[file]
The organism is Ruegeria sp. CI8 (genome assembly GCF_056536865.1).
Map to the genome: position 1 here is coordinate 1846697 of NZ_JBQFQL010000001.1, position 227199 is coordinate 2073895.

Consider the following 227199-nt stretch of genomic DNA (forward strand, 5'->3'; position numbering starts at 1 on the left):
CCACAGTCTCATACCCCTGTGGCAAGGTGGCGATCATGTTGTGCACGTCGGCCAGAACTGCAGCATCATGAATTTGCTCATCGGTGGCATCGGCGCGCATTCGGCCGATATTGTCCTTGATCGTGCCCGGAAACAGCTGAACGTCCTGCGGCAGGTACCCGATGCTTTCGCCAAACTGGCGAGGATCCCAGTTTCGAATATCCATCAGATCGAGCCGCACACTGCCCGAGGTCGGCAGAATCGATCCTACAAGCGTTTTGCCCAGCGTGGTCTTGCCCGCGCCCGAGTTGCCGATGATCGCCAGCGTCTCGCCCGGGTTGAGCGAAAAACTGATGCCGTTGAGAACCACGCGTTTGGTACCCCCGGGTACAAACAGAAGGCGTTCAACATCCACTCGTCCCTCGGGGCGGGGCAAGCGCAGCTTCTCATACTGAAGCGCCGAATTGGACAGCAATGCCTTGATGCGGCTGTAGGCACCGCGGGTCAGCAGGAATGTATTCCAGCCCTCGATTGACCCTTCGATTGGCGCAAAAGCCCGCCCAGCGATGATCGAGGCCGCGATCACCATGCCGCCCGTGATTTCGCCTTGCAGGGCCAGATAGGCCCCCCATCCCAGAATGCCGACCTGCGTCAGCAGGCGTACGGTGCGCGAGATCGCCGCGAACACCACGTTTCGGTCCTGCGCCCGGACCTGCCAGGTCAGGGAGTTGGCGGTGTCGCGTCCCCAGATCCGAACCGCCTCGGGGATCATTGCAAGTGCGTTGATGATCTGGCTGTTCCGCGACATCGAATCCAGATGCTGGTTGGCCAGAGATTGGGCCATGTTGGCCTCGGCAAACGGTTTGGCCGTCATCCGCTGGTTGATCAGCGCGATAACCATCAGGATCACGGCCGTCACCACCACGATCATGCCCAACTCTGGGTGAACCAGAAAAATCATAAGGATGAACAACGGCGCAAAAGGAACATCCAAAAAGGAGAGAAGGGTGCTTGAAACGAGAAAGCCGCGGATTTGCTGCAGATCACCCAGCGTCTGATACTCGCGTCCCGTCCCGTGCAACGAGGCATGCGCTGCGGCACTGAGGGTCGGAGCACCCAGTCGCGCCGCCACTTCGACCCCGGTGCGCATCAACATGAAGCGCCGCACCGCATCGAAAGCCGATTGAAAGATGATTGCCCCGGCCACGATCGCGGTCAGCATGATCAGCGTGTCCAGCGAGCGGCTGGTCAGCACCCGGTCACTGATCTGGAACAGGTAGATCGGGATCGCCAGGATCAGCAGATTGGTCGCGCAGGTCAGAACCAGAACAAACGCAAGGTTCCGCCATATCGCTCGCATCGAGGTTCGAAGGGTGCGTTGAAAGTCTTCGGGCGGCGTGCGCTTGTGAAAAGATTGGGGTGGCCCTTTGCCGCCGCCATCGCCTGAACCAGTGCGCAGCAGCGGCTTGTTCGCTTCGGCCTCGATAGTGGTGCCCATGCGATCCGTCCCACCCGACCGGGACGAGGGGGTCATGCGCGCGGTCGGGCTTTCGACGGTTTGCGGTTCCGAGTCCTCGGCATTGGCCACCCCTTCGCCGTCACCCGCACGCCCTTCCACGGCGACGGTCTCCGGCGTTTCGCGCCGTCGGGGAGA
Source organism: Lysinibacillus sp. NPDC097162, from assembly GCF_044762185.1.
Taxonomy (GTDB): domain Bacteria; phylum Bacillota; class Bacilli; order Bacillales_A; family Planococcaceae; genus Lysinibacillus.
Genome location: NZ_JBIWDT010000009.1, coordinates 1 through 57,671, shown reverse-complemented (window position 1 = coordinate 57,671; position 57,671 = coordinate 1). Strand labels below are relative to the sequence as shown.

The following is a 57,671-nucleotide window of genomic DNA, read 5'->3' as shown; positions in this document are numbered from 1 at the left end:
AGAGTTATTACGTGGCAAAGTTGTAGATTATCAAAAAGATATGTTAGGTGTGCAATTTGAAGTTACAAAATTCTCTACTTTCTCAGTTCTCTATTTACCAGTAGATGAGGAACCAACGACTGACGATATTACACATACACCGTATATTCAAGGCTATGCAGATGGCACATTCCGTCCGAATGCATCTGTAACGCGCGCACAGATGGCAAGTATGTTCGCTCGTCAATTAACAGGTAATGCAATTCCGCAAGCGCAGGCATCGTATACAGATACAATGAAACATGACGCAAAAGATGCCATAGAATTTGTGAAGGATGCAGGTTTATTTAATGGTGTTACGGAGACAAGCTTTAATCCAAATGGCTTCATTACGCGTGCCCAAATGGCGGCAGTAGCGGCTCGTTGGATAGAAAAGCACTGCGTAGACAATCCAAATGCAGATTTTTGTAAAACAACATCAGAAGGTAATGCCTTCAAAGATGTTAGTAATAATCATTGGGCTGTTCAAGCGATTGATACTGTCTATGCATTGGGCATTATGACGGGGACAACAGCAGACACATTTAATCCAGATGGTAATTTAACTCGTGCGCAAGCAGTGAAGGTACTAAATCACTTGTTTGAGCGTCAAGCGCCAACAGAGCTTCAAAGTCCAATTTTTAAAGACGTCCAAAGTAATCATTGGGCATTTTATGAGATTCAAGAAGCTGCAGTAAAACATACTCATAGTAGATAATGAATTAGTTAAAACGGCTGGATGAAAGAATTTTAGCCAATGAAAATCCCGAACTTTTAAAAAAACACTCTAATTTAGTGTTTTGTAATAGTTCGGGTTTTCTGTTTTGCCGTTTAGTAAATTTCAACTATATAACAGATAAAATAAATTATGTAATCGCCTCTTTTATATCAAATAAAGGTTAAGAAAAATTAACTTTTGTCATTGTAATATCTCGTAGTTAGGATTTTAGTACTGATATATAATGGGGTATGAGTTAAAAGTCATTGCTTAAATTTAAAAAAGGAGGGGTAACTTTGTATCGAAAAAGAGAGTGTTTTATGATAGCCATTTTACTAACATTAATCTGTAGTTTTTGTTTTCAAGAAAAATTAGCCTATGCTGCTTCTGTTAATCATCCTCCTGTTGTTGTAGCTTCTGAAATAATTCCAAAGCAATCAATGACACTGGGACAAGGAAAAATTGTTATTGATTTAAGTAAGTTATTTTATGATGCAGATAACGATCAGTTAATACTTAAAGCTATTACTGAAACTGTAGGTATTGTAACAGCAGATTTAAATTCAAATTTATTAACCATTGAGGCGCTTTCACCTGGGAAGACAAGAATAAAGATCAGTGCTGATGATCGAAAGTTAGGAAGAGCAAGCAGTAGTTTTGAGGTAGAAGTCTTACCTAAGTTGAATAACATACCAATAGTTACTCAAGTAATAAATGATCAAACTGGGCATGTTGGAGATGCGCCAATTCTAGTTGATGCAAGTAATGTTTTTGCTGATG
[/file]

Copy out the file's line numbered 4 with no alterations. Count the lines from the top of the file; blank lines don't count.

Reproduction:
CCACAGTCTCATACCCCTGTGGCAAGGTGGCGATCATGTTGTGCACGTCGGCCAGAACTGCAGCATCATGAATTTGCTCATCGGTGGCATCGGCGCGCATTCGGCCGATATTGTCCTTGATCGTGCCCGGAAACAGCTGAACGTCCTGCGGCAGGTACCCGATGCTTTCGCCAAACTGGCGAGGATCCCAGTTTCGAATATCCATCAGATCGAGCCGCACACTGCCCGAGGTCGGCAGAATCGATCCTACAAGCGTTTTGCCCAGCGTGGTCTTGCCCGCGCCCGAGTTGCCGATGATCGCCAGCGTCTCGCCCGGGTTGAGCGAAAAACTGATGCCGTTGAGAACCACGCGTTTGGTACCCCCGGGTACAAACAGAAGGCGTTCAACATCCACTCGTCCCTCGGGGCGGGGCAAGCGCAGCTTCTCATACTGAAGCGCCGAATTGGACAGCAATGCCTTGATGCGGCTGTAGGCACCGCGGGTCAGCAGGAATGTATTCCAGCCCTCGATTGACCCTTCGATTGGCGCAAAAGCCCGCCCAGCGATGATCGAGGCCGCGATCACCATGCCGCCCGTGATTTCGCCTTGCAGGGCCAGATAGGCCCCCCATCCCAGAATGCCGACCTGCGTCAGCAGGCGTACGGTGCGCGAGATCGCCGCGAACACCACGTTTCGGTCCTGCGCCCGGACCTGCCAGGTCAGGGAGTTGGCGGTGTCGCGTCCCCAGATCCGAACCGCCTCGGGGATCATTGCAAGTGCGTTGATGATCTGGCTGTTCCGCGACATCGAATCCAGATGCTGGTTGGCCAGAGATTGGGCCATGTTGGCCTCGGCAAACGGTTTGGCCGTCATCCGCTGGTTGATCAGCGCGATAACCATCAGGATCACGGCCGTCACCACCACGATCATGCCCAACTCTGGGTGAACCAGAAAAATCATAAGGATGAACAACGGCGCAAAAGGAACATCCAAAAAGGAGAGAAGGGTGCTTGAAACGAGAAAGCCGCGGATTTGCTGCAGATCACCCAGCGTCTGATACTCGCGTCCCGTCCCGTGCAACGAGGCATGCGCTGCGGCACTGAGGGTCGGAGCACCCAGTCGCGCCGCCACTTCGACCCCGGTGCGCATCAACATGAAGCGCCGCACCGCATCGAAAGCCGATTGAAAGATGATTGCCCCGGCCACGATCGCGGTCAGCATGATCAGCGTGTCCAGCGAGCGGCTGGTCAGCACCCGGTCACTGATCTGGAACAGGTAGATCGGGATCGCCAGGATCAGCAGATTGGTCGCGCAGGTCAGAACCAGAACAAACGCAAGGTTCCGCCATATCGCTCGCATCGAGGTTCGAAGGGTGCGTTGAAAGTCTTCGGGCGGCGTGCGCTTGTGAAAAGATTGGGGTGGCCCTTTGCCGCCGCCATCGCCTGAACCAGTGCGCAGCAGCGGCTTGTTCGCTTCGGCCTCGATAGTGGTGCCCATGCGATCCGTCCCACCCGACCGGGACGAGGGGGTCATGCGCGCGGTCGGGCTTTCGACGGTTTGCGGTTCCGAGTCCTCGGCATTGGCCACCCCTTCGCCGTCACCCGCACGCCCTTCCACGGCGACGGTCTCCGGCGTTTCGCGCCGTCGGGGAGA